The period between the years 1975 and 1985 saw Coors enjoy a very successful business. Coors had weathered the storm that affected other competitors in the beer industry. The cost of raw materials in this period accounted for half the revenue of the beer companies, input costs had skyrocketed, and there was a decline in prices. Coors irrespective of these issues made huge profits, and began drastically expanding.
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It was only in 1975 that Coors recorded its first drop in sales. The sales volume dropped by four percent. The company had never experienced drops in sales for two decades, although the company was running a large advertising company at that time. After the decrease in sales, the company sold less than twelve million barrels of beer. This exerted pressure on its profits that eventually affected the market valuation.
During this period, the company saw stagnant demand for its products. This limited its expansion because the company had to keep the production of its beer at seven million barrels yearly. Before this period, the company was going to launch projects according to which the production would average twenty million barrels annually. This problem is interconnected with another one, namely, capacity conditions.
The capacity conditions for Coors are based on small sizes. This period saw its capacity use fall to an average of eighty-four percent down from an impressive average of ninety-two percent. This was way below the industry’s utilization capacity. The company was operating below the industry performance, an exact opposite of the company’s performance in the decade that proceeded.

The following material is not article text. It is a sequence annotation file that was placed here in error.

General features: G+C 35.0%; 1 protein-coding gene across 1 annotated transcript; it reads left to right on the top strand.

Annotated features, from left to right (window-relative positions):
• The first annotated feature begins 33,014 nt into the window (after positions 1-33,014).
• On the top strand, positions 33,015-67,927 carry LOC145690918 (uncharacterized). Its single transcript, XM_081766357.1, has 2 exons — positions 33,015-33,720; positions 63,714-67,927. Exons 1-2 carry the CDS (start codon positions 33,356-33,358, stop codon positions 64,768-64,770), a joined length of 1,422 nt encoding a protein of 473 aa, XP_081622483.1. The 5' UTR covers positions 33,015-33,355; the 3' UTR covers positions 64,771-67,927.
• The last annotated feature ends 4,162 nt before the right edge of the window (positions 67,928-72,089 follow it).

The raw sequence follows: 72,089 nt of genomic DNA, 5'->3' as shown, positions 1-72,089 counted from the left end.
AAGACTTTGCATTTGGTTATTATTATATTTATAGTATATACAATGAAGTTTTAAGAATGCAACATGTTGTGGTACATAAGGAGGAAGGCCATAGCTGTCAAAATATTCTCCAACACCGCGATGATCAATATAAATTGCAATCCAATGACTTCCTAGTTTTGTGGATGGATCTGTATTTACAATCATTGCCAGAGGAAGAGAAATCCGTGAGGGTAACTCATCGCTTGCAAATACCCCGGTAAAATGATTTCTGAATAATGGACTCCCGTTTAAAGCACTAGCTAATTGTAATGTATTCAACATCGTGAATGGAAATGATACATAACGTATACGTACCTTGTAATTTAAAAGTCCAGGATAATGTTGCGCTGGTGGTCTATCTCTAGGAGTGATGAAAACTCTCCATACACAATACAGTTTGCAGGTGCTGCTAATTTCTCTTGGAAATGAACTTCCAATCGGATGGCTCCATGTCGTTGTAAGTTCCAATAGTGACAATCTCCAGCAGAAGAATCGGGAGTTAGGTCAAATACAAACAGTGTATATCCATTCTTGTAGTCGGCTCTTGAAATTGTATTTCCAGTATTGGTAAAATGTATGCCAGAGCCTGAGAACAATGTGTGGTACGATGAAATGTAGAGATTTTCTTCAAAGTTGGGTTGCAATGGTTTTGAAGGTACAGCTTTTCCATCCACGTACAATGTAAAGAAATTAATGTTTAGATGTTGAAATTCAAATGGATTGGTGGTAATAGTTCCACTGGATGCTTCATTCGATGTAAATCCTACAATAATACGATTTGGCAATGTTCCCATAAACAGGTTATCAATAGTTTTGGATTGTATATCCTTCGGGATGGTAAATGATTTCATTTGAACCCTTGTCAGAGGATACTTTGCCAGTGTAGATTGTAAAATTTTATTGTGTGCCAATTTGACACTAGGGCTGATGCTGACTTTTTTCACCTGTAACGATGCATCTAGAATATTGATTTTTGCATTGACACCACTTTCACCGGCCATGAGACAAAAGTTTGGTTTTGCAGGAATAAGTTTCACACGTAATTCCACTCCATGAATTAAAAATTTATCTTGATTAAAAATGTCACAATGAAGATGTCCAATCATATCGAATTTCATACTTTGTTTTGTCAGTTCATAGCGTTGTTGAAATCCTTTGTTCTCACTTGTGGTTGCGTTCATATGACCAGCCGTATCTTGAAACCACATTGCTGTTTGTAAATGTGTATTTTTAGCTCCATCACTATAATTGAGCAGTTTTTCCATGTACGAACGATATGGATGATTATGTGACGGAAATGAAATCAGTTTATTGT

The fall in utilization capacity was also affected by competition. Coors initially enjoyed being physically close to the market. Whereas its competitors’ location was in Wisconsin and others were in Texas, its residence in Colorado was advantageous. Coors, therefore, filled the deficit created by the lack of the capacity by its rivals.
This changed during this period when the competitors increased their capacity barrels, which led to the elimination of the advantage, as such, Coors’ capacity fell. Another cause that led to the competitive deterioration of the company was the challenge brought by its poor operating practices. The company was facing frequent strikes by its workers and was involved in numerous legal suits initiated by federation unions.
The accusations ranged from forced loyalty, unjustified dismissals and discrimination based on race and sex among others. Suits from FTC and attempts to micromanage the wholesalers did more damage. FTC accused Coors of dictating the prices of their products to wholesalers, which reduced the scope of business since the criteria were strict and unacceptable to many.
Finally, Coors had a very poor marketing strategy. They relied on the beer preferences, which was unreliable when it came to increasing the volume of sales. Going forward, Coors must initiate a lot of changes to regain its lost status in the market. First, it must overhaul its operating practices.
Employees must be treated equally irrespective of their sex, race, or religious background. It should allow workers to form unions. The management and union officials can handle a crisis in a better way than the crowd. The company has to improve its marketing strategy and accommodate the modern methods; it has to reevaluate its policy that appears to be too strict for the modern market.